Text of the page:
IOC Welcomes Admission As Observer Organisation to UN Climate Change

The International Olympic Committee (IOC) has been granted the status of observer organisation to the UN Framework Convention on Climate Change (UNFCCC).
Mar 11, 2024 8:05 AM ET
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This will enable the IOC to engage more effectively with the global efforts to address climate change, underscoring its commitment to reducing emissions and to leveraging the role of sport as an “important enabler” for the United Nations (UN) Sustainable Development Goals (SDGs).

“We want to use the power of sport to help address one of the biggest challenges humanity is faced with,” said IOC President Thomas Bach. “Being an observer to the UN Climate Change process gives us an opportunity to contribute to the climate change debate, and build and strengthen relationships in our ongoing mission to build a better world through sport, including where climate change is concerned.”

Being an observer to the UNFCCC process and the Conference of the Parties (COP) will allow the IOC to:

  • Follow the negotiations in order to provide tailored substantive inputs to Parties; and
  • Formally share position papers and submissions to advocate for recognising and mainstreaming the sports sector as a contributor to climate change mitigation efforts.

The UNFCCC is a global agreement on climate change, which forms the foundation for the annual COP meetings. These bring together world leaders, diplomats, scientists, Non-Governmental Organisations (NGOs), Inter-Governmental Organisations (IGOs), journalists, and various other stakeholders. COP21 in 2015 produced the historic Paris Agreement, while last year’s COP28 brought agreement on the need to phase out the use of fossil fuels.

As sport globally is increasingly affected by climate change, the IOC has taken a leading role in driving climate action among the sports community. Sustainability is a key element of the IOC’s strategic roadmap, Olympic Agenda 2020 and Olympic Agenda 2020+5, which among other things calls for the Olympic Movement to foster sustainable Olympic Games; strengthen the role of sport as an important enabler for the UN SDGs; and lead by example in corporate citizenship.

As part of this commitment, the IOC has set itself the goal of reducing its own emissions by 30 per cent by the end of 2024, and by 50 per cent by 2030, in line with the Paris Agreement. It is also using its global platform and influence to encourage other sports organisations and fans to follow suit.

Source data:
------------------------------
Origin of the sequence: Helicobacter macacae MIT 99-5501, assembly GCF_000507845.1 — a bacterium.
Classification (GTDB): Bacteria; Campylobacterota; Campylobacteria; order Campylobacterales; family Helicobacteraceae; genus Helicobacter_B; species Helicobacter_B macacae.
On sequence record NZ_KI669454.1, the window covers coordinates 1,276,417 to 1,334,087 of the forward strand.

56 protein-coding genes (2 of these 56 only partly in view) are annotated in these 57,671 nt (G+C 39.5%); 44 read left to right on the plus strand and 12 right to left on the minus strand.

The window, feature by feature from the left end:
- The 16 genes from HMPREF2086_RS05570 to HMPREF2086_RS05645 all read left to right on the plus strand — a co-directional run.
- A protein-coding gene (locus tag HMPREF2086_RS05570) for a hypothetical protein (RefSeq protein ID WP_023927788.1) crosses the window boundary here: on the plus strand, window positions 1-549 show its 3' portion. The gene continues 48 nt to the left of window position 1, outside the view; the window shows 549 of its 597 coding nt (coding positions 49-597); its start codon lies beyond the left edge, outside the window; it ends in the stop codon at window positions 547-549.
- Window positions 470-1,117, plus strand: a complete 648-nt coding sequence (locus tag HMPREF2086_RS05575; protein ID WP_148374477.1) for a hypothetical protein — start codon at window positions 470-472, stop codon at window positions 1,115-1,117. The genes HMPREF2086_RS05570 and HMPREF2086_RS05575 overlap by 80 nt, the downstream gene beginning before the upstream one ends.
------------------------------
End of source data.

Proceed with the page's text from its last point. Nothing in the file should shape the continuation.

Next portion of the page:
In addition to reducing its own emissions, the IOC is creating an Olympic Forest, which aims to bring social, economic and environmental benefits for communities in Mali and Senegal that are heavily impacted by climate change.

In 2018, with UNFCCC, the IOC co-launched the UN Sports for Climate Action Framework, which aims to create a climate action plan for sport. The Framework requires sports organisations to reduce their emissions by 50 percent by 2030, and to report annually on progress. Thirty-four International Sports Federations, 52 National Olympic Committees and the Organising Committees for Paris 2024 and Milano Cortina 2026 have so far joined the Framework.

The IOC has also increased its requirements for the Olympic Games to address climate change. From 2030 onwards, Games organisers will be obliged to minimise direct and indirect Games-related carbon emissions; strive to remove more carbon from the atmosphere than the Games project emits; and use their influence to encourage stakeholders to take climate action.

Already in 2024, the Paris 2024 organisers plan to set new sustainability standards for major sporting events by reducing the Games’ carbon footprint by half compared to the average of London 2012 and Rio 2016. These will also be the first Olympic Games aligned with the Paris Agreement on Climate Change.


The International Olympic Committee is a not-for-profit, civil, non-governmental, international organisation made up of volunteers which is committed to building a better world through sport. It redistributes more than 90 per cent of its income to the wider sporting movement, which means that every day the equivalent of USD 4.2 million goes to help athletes and sports organisations at all levels around the world.


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